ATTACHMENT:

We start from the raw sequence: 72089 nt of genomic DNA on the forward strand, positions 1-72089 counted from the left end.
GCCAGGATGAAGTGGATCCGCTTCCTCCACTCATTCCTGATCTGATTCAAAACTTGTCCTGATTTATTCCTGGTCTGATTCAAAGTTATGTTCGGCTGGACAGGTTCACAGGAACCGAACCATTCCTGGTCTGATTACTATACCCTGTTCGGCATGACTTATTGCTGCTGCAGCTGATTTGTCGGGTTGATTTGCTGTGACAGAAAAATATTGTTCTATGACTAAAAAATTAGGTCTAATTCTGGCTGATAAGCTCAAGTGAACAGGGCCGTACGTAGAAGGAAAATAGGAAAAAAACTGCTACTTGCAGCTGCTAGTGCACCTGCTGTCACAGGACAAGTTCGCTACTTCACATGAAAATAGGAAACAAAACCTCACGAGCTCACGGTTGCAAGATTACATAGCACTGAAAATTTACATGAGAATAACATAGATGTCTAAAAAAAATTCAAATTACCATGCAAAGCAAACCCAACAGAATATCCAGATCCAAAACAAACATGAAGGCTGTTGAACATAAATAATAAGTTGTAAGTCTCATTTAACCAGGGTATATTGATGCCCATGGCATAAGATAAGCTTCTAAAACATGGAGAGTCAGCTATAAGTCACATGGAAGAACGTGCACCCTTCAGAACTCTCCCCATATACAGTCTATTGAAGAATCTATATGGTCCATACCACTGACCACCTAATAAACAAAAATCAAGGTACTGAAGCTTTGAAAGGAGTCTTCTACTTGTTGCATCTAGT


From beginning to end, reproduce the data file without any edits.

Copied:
We start from the raw sequence: 72089 nt of genomic DNA on the forward strand, positions 1-72089 counted from the left end.
GCCAGGATGAAGTGGATCCGCTTCCTCCACTCATTCCTGATCTGATTCAAAACTTGTCCTGATTTATTCCTGGTCTGATTCAAAGTTATGTTCGGCTGGACAGGTTCACAGGAACCGAACCATTCCTGGTCTGATTACTATACCCTGTTCGGCATGACTTATTGCTGCTGCAGCTGATTTGTCGGGTTGATTTGCTGTGACAGAAAAATATTGTTCTATGACTAAAAAATTAGGTCTAATTCTGGCTGATAAGCTCAAGTGAACAGGGCCGTACGTAGAAGGAAAATAGGAAAAAAACTGCTACTTGCAGCTGCTAGTGCACCTGCTGTCACAGGACAAGTTCGCTACTTCACATGAAAATAGGAAACAAAACCTCACGAGCTCACGGTTGCAAGATTACATAGCACTGAAAATTTACATGAGAATAACATAGATGTCTAAAAAAAATTCAAATTACCATGCAAAGCAAACCCAACAGAATATCCAGATCCAAAACAAACATGAAGGCTGTTGAACATAAATAATAAGTTGTAAGTCTCATTTAACCAGGGTATATTGATGCCCATGGCATAAGATAAGCTTCTAAAACATGGAGAGTCAGCTATAAGTCACATGGAAGAACGTGCACCCTTCAGAACTCTCCCCATATACAGTCTATTGAAGAATCTATATGGTCCATACCACTGACCACCTAATAAACAAAAATCAAGGTACTGAAGCTTTGAAAGGAGTCTTCTACTTGTTGCATCTAGT